Addressing the needs of Malaysian postmenopausal women : A pharmacist-led osteoporosis screening programme in a teaching hospital primary-care clinic

Toh, Li Shean (2016) Addressing the needs of Malaysian postmenopausal women : A pharmacist-led osteoporosis screening programme in a teaching hospital primary-care clinic. PhD thesis, University of Nottingham.

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In Malaysia, the prevalence of osteoporosis in women age >45 years is approximately 1 in 4 making it a major public health concern. Osteoporosis is usually asymptomatic in its early stages. Consequently, women who may have osteoporosis remain unidentified. This may lead to unwanted fractures. Fractures are associated with a reduction in quality of life. There is a 3-fold increased risk of death within 5 years in those who fracture. It is therefore imperative to encourage prevention and screening programmes which aid in early detection of osteoporosis. Current research suggests that many individuals with fragility fractures do not undergo appropriate screening and do not engage in preventive health behaviours.

Pharmacists can work in collaboration with doctors to screen for osteoporosis, to educate patients on their osteoporosis risk, and to empower patients to take osteoporosis preventive measures. It is with this belief that we conducted this study to determine the effectiveness of a pharmacist osteoporosis screening programme in postmenopausal women.

This study design was developed based on the United Kingdom Medical Research Council’s Framework of developing and evaluating complex intervention. Hence, this research project was divided into three phases: phase one was to explore the perceptions of the stakeholders for conducting an osteoporosis screening programme, phase two was to develop tools for the osteoporosis screening programme whilst phase three was to conduct the a feasibility study on the osteoporosis screening programme.

Phase one aimed to answer three research questions. The first research question was to explore the barriers and facilitators towards conducting an osteoporosis screening programme. Seven main barriers to the implementation of an osteoporosis screening programme were identified: governmental, organizational and management, work environment, team, task, individual and patient factors. The patient factors were targeted for our intervention.

The second research question explored the role of the Malaysian pharmacist in osteoporosis screening. Pharmacists were principally perceived by all participants to be suppliers of medication, although there was some recognition of roles in providing medication advice. Nonetheless, doctors, nurses and policy makers were eager for pharmacists to be more proactive via inter-professional collaboration in osteoporosis screening, prevention advice and disease management.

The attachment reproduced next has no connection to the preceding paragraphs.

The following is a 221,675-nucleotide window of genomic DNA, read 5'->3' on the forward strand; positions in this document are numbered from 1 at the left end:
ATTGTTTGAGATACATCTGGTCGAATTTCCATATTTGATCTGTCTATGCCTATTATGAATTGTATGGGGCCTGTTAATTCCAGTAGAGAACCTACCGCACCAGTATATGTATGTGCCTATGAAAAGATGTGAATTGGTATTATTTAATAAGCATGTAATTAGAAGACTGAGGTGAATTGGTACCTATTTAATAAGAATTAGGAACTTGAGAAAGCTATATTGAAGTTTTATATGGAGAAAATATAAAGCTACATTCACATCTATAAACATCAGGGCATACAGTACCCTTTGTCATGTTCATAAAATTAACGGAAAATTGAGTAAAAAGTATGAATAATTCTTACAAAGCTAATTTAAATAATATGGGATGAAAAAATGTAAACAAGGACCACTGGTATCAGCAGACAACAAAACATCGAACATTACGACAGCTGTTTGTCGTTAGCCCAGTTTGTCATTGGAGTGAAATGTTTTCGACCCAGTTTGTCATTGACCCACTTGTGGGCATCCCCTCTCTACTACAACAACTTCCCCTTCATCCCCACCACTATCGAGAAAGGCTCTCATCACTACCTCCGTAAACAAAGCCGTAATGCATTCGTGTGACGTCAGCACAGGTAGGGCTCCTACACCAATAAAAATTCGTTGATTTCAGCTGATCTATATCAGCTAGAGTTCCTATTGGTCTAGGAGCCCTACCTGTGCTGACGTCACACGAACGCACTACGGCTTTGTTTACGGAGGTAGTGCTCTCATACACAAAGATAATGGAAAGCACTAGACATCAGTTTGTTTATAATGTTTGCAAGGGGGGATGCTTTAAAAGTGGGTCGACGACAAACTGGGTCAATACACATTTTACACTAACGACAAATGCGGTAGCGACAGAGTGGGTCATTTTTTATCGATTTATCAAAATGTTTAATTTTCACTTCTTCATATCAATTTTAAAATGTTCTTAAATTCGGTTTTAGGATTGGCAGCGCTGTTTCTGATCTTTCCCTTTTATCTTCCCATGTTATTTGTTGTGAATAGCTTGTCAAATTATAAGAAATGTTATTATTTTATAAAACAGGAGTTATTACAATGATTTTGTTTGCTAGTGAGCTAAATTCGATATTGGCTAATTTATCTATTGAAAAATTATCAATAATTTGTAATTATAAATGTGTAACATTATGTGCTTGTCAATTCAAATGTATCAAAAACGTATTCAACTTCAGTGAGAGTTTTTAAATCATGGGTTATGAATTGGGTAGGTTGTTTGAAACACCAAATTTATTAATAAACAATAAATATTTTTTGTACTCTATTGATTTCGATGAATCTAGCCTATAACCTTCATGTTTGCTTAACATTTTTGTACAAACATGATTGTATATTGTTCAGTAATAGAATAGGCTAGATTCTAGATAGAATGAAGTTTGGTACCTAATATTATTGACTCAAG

The third research question aimed to explore the components for an acceptable, practical and sustainable osteoporosis screening programme. We systematically identified four intervention (environment restructuring, education, persuasion, enablement) components to develop an acceptable, practical and sustainable osteoporosis programme. The “interventional package” consisted of counselling sessions, osteoporosis risk assessment and bone mineral density.

In phase two, the Satisfaction Questionnaire for Osteoporosis Prevention (SQOP) and Osteoporosis Prevention and Awareness Tool (OPAAT) were developed and validated. Both the OPAAT and SQOP were found to be valid and reliable to assess patients’ knowledge of osteoporosis and patients’ satisfaction towards the pharmacist screening programme. Additionally, six osteoporosis risk assessment tools were also validated among Malaysian postmenopausal women. Our results identified that the Osteoporosis Screening tool for Asians (OSTA) was the most suitable risk assessment tool as it had a sensitivity of 81.3% and specificity of 41.0% at an empirical cut-off point of ≤0. A pharmacist-led osteoporosis screening intervention package which consisted of the ‘intervention package’ and collaboration between the doctors and pharmacists was developed and finalized.

Phase three was a feasibility study of the developed pharmacist-led osteoporosis screening programme. Based on scientific, process, resources and management assessment the programme was found to be feasible in the Malaysian primary care setting. This was a good start for the implementation of a population-based osteoporosis screening programme in Malaysia as there was currently no such programme available. Future research should involve a randomized controlled trial to assess the effectiveness of the programme.

Item Type: Thesis (University of Nottingham only) (PhD)
Supervisors: Anderson, Claire
Lai, Pauline Siew Mei
Wong, Kok Thong
Low, Bee Yean
Keywords: osteoporosis, screening, intervention, postmenopausal, pharmacist, prevention, primary care,
Subjects: R Medicine > RC Internal medicine
R Medicine > RS Pharmacy and materia medica
Faculties/Schools: University of Nottingham, Malaysia > Faculty of Science and Engineering — Science > School of Pharmacy
Item ID: 30549
Depositing User: TOH, LI SHEAN
Date Deposited: 21 Dec 2016 09:14
Last Modified: 08 Dec 2017 01:53

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